After Leave It To Layron's action, authorities install safety measure in Miami Gardens

Miami Gardens resident thanks LITL for responding to request for help

By Layron Livingston - Reporter

MIAMI GARDENS, Fla. - – If you’re lucky, you only hear the screeching tires and see the skidding cars sliding down the road. Those who aren’t so lucky, also feel it.

“[Hit] the roundabout, lost control, came straight through the fence and ended up hitting, there," Elizabeth Legrand said, pointing to one of the posts holding up the carport in front of her family’s home.

Legrand lives at the corner of Northwest 191st and 7th Avenue in Miami Gardens and showed the Leave it to Layron team video recorded by her surveillance camera, last fall. It’s after sunset. First, the headlights of an oncoming car can be heard, then the screeching tires as that car plows through the fence into Legrand’s yard. 

That crash was the fifth time Legrand’s fence was hit by a driver who took the roundabout too fast.

The Legrands’ fence and carport -- much like their neighbors' fences, cars, mailboxes and walls— haven't fared too well over the past couple of years. 

The Leave it to Layron team reviewed crash reports provided by the city of Miami Gardens. The records were from January 2017 through March 2018. Miami Gardens police responded to nearly 130 crashes along Northwest 7th Avenue, between 183rd and 199th streets.  A quarter of those crashes happened at, or approaching, the roundabouts.

"All of us are at risk living on this road," Michelle Mesa said when the LITL team first spoke with her, more than a year ago. 

At the time, Mesa showed us her own home security camera footage which captured a violent crash: a driver losing control, crossing the median in front of her home, and rolling down the street, eventually crashing into a parked minivan.

"I would like to see speed humps all down this road," said Michelle’s daughter, Amanda Mesa.

The city maintains the road and the landscaping along the corridor, but Miami-Dade County’s transportation department is responsible for traffic flow.

The city said county officials had approved the installation of solar pavement lights at the roundabouts, which the city said would help slow traffic down at night. We were told the city also asked to replace the yield signs at the roundabouts with stop signs, but the request was denied.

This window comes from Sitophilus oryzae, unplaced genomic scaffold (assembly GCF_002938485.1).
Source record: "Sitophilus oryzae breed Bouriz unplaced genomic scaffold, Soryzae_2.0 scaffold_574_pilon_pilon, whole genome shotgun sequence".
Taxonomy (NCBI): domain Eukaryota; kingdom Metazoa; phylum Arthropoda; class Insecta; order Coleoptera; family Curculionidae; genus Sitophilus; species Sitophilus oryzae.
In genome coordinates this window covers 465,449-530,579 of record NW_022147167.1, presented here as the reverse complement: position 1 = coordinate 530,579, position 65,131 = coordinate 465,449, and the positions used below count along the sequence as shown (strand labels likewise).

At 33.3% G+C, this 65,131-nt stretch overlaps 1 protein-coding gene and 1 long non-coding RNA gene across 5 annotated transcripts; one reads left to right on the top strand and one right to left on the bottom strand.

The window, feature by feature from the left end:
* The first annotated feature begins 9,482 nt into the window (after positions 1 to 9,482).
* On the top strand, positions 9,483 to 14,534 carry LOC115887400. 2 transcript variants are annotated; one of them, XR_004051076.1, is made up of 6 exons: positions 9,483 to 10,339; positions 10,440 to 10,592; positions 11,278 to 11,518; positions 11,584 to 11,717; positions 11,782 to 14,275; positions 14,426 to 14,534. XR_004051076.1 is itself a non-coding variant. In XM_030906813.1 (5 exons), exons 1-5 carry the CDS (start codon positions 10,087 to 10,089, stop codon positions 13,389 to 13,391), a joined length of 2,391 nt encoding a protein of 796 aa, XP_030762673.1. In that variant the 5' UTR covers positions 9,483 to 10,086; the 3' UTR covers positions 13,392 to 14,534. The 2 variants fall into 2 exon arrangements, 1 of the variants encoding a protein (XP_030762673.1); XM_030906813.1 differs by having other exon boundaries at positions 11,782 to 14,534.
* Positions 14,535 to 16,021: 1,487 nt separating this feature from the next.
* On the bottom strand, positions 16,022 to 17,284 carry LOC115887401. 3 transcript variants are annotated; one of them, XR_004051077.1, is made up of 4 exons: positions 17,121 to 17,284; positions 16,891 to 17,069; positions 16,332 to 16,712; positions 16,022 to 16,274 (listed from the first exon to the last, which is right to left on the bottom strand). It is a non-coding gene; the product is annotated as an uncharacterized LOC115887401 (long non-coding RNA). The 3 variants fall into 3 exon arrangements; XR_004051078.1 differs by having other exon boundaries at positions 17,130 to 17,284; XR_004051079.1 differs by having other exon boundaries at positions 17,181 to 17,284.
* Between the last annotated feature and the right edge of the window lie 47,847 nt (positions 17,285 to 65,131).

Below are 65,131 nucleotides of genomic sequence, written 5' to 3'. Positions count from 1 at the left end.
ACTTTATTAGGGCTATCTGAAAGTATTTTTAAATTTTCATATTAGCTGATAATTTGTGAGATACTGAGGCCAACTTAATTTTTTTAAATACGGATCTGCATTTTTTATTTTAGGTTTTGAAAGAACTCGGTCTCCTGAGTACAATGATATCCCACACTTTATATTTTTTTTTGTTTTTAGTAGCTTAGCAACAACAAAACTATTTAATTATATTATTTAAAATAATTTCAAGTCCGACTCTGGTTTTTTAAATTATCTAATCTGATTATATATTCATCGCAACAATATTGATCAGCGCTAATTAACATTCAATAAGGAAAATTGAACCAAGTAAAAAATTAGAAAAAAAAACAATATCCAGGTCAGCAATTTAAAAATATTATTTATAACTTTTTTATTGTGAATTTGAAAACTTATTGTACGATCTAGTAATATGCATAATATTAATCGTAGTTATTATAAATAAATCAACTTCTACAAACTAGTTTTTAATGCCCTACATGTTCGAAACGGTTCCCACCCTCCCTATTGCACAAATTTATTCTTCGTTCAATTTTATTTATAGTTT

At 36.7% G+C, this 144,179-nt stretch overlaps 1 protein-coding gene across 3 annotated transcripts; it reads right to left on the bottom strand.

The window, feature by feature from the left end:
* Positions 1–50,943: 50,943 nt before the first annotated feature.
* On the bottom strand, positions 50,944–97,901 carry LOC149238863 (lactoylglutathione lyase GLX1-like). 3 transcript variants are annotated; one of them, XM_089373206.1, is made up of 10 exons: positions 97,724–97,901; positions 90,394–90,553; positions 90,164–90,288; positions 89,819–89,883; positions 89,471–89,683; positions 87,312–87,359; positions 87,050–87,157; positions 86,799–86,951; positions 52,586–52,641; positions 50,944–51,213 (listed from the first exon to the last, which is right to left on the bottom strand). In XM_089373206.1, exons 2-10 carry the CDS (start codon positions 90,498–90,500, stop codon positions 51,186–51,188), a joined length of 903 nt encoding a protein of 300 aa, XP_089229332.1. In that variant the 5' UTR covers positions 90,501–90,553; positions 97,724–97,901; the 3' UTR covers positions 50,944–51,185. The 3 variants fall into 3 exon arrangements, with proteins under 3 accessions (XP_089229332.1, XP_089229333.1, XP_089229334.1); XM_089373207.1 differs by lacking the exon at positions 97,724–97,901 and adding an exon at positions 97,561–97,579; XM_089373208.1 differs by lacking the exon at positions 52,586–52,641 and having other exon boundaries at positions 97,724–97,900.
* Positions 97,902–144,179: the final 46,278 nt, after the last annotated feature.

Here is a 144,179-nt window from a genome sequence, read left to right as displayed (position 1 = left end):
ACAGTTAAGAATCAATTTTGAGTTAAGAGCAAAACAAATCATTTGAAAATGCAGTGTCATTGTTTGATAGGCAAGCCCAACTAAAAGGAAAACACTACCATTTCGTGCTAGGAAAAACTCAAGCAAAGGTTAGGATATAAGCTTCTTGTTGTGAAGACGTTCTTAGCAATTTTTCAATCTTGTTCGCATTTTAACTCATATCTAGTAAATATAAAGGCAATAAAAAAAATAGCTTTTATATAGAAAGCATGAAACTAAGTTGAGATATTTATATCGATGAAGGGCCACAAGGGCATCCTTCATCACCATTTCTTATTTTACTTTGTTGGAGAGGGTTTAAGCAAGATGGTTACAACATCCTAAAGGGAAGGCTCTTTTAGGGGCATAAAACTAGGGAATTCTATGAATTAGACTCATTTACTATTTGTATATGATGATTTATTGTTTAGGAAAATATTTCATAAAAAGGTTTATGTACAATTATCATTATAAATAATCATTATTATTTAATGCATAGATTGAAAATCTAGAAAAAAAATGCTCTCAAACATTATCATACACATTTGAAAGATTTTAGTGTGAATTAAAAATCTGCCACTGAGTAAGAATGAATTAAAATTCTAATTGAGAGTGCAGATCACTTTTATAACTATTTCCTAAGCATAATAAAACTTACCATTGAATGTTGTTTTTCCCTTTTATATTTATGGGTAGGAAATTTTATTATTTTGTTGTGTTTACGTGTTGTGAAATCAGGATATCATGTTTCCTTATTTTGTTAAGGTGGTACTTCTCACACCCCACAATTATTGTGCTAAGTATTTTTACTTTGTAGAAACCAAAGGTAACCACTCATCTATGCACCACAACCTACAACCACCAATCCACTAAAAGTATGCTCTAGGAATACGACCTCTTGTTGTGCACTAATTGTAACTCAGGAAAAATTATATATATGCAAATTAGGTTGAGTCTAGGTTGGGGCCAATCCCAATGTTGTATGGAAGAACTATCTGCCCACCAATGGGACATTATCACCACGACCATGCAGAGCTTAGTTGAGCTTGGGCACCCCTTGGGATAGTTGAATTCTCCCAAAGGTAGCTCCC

The county responded to our inquiry by installing rubber cables on Northwest 7th Avenue, part of a four-day traffic study.

“That corridor has a 30 mph speed limit,” said Darlene Fernandez, an assistant director of transportation and public works with Miami-Dade County who spoke with us about the study’s findings. “The average vehicle was going 40 mph.”

At the time, Fernandez said the road did not meet the criteria for speed bumps. She said the roundabouts were “more effective” at slowing down traffic.

But, a few weeks ago, things changed.

"We all have to do our part to try to make people safe," said Miami Gardens Mayor Oliver Gilbert.

He spoke with the LITL team during a ribbon-cutting ceremony at the roundabout outside of Legrand’s house celebrating the installation of new speed bumps along the Northwest 7th Ave. corridor, approaching the roundabouts.

"Traffic control devices are interesting things," Gilbert said. "Generally, they're controlled by the count. We talked with them, we worked with them, and we just decided that we were going to go ahead and we were going to put these speed bumps down, anyway."

A spokesperson for the city provided a statement that reads: 

"While the County did not change its guidelines, the City decided our Residents’ safety is a high priority and decided to install the speed bumps and solar pavement lights along the NW 7th Avenue Corridor." 

Michelle Mesa was not convinced.

"I really don't think it's effective,” Mesa said. “It's a Band-Aid." 

Mesa thinks the new speed bumps were installed too close to the roundabouts to slow drivers down along the stretches of road in-between.

"They should be staggered throughout the street because people are still driving very quickly," she said.  

We asked the city about the placement of the new speed bumps and received this statement:

"The issue being mitigated was the speed at which drivers approached and entered the roundabout which in some cases resulted in crashes into the homes nearby. Placing the speed bumps close to the roundabout force drivers to slow down and approach with caution as they maneuver the roundabout."

"I am appreciative because I do see the difference," said Legrand, who also thanked Local 10. “Without you guys coming out here, I don't know if it would have been able to reach the people that needed to understand how big of an issue it was for us."


 

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